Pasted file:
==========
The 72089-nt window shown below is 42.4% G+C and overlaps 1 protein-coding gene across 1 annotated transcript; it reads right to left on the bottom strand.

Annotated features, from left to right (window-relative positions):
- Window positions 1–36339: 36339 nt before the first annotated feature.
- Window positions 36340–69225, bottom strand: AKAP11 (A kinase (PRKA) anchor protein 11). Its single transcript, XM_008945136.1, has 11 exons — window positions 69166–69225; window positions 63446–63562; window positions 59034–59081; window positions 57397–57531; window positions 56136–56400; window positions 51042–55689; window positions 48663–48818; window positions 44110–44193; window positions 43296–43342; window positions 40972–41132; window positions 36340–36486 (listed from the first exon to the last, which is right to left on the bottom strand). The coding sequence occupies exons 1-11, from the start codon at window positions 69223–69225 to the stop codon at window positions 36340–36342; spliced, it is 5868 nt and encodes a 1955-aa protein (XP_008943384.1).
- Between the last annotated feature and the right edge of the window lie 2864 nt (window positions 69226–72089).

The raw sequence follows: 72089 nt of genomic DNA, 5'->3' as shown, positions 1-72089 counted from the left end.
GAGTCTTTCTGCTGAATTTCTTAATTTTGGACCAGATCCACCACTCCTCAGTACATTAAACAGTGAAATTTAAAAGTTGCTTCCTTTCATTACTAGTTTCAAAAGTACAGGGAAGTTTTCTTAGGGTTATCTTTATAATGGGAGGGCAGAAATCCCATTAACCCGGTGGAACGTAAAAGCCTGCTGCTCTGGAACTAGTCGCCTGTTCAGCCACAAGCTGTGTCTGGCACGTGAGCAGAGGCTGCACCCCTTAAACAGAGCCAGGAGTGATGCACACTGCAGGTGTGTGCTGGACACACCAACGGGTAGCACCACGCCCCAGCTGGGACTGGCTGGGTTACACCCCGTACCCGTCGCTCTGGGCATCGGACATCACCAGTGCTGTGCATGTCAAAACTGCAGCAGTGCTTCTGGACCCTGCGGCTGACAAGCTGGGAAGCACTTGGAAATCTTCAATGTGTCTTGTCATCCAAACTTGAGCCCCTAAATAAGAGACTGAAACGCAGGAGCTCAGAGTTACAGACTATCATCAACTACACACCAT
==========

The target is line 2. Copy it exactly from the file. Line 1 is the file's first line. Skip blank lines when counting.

Annotated features, from left to right (window-relative positions):